Everywhere I turn these days, I hear folks saying that our modern food production system is leading to some kind of environmental, health, or social Armageddon. Just to give one example, Mark Bittman, food writer for the New York Times, began a 2007 TED talk showing a picture of a cow followed by a picture of an atomic bomb exploding. The implication? If we keep eating meat the way we are, we'll experience Hiroshima-like consequences.
The answer to the problem? We need to adopt ever-so-vague "sustainable" production systems. I'm all for sustaining our standard of living but I'm not so sure the typical set of prescriptions are going to do it.
The next time you hear such pronouncements of agricultural Armageddon, I encourage you to take a look at the article by Matt Ridley in Wired a few weeks ago. Here is an excerpt:
Predictions of global famine and the end of oil in the 1970s proved just as wrong as end-of-the-world forecasts from millennialist priests. Yet there is no sign that experts are becoming more cautious about apocalyptic promises. If anything, the rhetoric has ramped up in recent years.
So far all of these specters have turned out to be exaggerated. True, we have encountered obstacles, public-health emergencies, and even mass tragedies. But the promised Armageddons—the thresholds that cannot be uncrossed, the tipping points that cannot be untipped, the existential threats to Life as We Know It—have consistently failed to materialize. To see the full depth of our apocaholism, and to understand why we keep getting it so wrong, we need to consult the past 50 years of history.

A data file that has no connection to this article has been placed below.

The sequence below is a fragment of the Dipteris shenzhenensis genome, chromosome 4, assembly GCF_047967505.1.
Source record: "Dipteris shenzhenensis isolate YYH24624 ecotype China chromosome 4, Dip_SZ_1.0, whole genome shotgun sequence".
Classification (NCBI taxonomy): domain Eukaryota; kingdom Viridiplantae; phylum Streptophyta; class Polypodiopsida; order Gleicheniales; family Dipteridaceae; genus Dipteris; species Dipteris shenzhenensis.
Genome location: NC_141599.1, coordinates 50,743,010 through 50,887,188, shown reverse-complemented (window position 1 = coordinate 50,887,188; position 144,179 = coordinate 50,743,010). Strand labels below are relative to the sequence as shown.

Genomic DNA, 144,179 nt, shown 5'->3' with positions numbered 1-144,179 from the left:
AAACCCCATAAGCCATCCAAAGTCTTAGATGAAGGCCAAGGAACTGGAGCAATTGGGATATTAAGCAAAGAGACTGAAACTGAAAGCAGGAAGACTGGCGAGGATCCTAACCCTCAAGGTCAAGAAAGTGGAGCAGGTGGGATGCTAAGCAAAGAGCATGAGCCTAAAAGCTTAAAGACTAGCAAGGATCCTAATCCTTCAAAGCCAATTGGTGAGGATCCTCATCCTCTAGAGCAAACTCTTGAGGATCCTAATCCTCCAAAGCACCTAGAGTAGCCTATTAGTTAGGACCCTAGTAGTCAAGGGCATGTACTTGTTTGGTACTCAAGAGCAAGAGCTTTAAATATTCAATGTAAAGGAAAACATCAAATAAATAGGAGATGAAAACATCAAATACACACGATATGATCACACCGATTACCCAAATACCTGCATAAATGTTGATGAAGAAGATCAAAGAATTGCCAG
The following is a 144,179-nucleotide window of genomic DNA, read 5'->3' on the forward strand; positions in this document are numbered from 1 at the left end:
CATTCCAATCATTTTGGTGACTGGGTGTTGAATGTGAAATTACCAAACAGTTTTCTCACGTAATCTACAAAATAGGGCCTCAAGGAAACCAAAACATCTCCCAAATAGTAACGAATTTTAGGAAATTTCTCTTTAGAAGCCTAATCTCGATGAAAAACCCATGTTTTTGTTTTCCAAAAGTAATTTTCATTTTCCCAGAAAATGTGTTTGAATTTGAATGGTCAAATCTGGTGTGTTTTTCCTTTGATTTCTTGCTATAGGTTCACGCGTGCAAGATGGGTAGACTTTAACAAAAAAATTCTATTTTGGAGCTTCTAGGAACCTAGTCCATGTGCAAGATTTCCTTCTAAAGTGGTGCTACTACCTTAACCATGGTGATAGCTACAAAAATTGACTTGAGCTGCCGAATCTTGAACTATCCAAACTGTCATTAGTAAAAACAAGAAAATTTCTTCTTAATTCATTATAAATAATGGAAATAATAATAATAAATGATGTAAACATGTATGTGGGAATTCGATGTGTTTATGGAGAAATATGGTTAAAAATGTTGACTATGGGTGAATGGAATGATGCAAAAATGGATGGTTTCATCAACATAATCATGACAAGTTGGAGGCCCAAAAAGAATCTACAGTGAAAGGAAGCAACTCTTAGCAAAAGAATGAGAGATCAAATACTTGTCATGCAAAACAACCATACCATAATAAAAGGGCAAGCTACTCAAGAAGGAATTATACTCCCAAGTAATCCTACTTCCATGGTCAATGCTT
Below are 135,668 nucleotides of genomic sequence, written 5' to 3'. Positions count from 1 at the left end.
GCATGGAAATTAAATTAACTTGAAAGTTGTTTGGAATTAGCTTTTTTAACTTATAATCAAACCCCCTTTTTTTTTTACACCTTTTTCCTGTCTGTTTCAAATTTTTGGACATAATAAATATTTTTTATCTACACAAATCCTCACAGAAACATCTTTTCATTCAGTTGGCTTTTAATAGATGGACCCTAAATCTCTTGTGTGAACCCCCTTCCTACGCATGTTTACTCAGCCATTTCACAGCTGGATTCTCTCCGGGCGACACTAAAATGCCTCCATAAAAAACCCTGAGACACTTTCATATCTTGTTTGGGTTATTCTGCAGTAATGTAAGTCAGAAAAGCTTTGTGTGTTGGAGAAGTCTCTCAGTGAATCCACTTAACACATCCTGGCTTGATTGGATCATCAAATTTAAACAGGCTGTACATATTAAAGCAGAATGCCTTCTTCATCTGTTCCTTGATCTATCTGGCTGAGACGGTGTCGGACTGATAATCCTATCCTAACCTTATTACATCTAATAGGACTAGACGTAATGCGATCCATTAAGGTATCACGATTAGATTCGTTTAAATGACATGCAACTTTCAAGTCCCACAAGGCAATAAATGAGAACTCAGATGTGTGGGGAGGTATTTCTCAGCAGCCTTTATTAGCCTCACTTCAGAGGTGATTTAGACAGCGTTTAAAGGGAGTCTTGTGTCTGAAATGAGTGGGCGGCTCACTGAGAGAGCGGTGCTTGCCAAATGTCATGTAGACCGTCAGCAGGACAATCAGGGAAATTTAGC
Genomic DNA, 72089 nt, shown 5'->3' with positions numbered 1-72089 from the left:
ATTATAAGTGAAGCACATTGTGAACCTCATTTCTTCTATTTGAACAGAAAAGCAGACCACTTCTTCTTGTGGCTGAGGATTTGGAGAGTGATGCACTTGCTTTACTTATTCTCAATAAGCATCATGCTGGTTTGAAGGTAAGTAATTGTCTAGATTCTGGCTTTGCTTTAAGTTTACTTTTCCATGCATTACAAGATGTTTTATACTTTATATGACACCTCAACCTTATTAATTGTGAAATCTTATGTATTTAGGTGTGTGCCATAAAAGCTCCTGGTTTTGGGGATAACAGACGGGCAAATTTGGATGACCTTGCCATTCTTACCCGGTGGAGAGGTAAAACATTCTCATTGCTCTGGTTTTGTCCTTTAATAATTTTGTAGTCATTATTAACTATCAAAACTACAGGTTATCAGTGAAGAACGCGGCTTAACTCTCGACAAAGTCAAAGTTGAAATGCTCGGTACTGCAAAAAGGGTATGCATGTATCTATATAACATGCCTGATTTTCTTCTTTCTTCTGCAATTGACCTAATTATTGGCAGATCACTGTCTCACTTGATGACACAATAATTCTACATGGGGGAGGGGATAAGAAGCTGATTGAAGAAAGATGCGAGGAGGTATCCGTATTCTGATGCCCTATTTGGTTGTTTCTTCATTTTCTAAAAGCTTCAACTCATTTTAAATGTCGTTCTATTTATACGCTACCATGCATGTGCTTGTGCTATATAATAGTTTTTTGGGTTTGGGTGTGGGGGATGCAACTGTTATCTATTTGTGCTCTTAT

All these predictions failed to come true. Oil and gas production have continued to rise during the past 50 years. Gas reserves took an enormous leap upward after 2007, as engineers learned how to exploit abundant shale gas. In 2011 the International Energy Agency estimated that global gas resources would last 250 years. Although it seems likely that cheap sources of oil may indeed start to peter out in coming decades, gigantic quantities of shale oil and oil sands will remain available, at least at a price. Once again, obstacles have materialized, but the apocalypse has not. Ever since Thomas Robert Malthus, doomsayers have tended to underestimate the power of innovation. In reality, driven by price increases, people simply developed new technologies . . .